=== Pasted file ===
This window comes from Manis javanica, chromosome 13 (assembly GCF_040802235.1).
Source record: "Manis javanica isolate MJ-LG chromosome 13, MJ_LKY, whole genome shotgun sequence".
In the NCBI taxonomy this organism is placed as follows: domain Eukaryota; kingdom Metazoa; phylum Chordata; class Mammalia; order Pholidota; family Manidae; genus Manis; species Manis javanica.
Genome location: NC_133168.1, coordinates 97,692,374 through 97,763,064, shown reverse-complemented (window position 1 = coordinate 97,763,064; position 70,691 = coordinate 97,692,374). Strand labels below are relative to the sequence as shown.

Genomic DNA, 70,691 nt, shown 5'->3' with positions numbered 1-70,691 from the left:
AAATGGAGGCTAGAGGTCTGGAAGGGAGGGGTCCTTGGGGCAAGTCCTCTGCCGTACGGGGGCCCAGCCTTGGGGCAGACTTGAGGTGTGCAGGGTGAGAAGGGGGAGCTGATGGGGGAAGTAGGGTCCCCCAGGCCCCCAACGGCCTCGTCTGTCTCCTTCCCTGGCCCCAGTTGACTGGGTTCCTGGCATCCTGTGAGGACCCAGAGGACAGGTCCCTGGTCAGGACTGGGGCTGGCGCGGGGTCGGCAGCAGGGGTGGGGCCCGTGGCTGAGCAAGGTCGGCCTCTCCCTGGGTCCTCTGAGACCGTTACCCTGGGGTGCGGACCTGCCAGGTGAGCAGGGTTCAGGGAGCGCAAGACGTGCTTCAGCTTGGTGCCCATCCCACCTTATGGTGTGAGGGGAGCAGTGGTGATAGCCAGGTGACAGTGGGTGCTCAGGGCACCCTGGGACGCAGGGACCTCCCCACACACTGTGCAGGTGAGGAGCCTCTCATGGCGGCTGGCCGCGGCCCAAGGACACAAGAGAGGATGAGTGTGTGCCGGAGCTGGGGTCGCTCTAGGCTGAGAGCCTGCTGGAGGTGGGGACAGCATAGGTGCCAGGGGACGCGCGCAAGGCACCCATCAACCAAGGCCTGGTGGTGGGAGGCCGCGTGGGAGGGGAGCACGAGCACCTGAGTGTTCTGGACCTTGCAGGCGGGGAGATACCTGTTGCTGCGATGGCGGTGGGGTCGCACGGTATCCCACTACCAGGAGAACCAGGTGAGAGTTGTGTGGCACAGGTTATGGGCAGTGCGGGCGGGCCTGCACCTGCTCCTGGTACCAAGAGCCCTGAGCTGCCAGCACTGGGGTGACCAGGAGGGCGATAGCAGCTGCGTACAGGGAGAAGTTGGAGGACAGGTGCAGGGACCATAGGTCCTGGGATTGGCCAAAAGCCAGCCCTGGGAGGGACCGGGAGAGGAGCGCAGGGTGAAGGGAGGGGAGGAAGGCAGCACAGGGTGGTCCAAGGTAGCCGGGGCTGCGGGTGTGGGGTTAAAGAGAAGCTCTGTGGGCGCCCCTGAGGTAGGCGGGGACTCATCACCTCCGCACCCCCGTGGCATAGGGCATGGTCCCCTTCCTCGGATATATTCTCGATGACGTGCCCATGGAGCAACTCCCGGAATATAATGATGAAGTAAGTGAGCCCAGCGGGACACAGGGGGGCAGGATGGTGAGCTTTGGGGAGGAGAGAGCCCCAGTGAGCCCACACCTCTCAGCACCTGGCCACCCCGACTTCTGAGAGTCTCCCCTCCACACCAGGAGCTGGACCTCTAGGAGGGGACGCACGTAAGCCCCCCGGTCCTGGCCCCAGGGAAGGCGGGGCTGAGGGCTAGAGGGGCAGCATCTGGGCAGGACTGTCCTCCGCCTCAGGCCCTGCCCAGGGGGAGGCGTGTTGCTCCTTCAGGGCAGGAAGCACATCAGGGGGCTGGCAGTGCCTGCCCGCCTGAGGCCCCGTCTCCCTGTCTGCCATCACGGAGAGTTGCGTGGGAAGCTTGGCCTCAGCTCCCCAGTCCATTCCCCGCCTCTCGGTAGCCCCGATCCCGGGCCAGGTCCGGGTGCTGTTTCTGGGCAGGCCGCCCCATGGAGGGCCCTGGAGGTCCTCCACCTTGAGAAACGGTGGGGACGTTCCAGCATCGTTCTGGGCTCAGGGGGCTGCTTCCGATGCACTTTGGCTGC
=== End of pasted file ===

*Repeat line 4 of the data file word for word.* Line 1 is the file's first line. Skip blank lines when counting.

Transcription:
Genome location: NC_133168.1, coordinates 97,692,374 through 97,763,064, shown reverse-complemented (window position 1 = coordinate 97,763,064; position 70,691 = coordinate 97,692,374). Strand labels below are relative to the sequence as shown.